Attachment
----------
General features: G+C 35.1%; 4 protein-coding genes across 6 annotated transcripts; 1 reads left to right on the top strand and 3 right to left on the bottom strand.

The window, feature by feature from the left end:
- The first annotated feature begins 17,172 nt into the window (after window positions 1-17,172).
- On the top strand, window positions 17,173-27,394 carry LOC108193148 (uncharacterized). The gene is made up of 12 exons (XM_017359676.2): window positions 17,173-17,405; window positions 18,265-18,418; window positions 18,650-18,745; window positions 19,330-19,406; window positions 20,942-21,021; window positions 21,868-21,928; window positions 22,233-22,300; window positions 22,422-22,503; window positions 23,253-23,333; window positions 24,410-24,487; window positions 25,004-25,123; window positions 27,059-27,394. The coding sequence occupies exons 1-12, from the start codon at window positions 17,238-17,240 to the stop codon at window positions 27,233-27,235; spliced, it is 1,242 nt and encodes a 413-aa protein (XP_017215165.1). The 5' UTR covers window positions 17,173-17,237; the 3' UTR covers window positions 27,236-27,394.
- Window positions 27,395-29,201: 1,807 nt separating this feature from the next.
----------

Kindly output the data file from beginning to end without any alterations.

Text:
General features: G+C 35.1%; 4 protein-coding genes across 6 annotated transcripts; 1 reads left to right on the top strand and 3 right to left on the bottom strand.

The window, feature by feature from the left end:
- The first annotated feature begins 17,172 nt into the window (after window positions 1-17,172).
- On the top strand, window positions 17,173-27,394 carry LOC108193148 (uncharacterized). The gene is made up of 12 exons (XM_017359676.2): window positions 17,173-17,405; window positions 18,265-18,418; window positions 18,650-18,745; window positions 19,330-19,406; window positions 20,942-21,021; window positions 21,868-21,928; window positions 22,233-22,300; window positions 22,422-22,503; window positions 23,253-23,333; window positions 24,410-24,487; window positions 25,004-25,123; window positions 27,059-27,394. The coding sequence occupies exons 1-12, from the start codon at window positions 17,238-17,240 to the stop codon at window positions 27,233-27,235; spliced, it is 1,242 nt and encodes a 413-aa protein (XP_017215165.1). The 5' UTR covers window positions 17,173-17,237; the 3' UTR covers window positions 27,236-27,394.
- Window positions 27,395-29,201: 1,807 nt separating this feature from the next.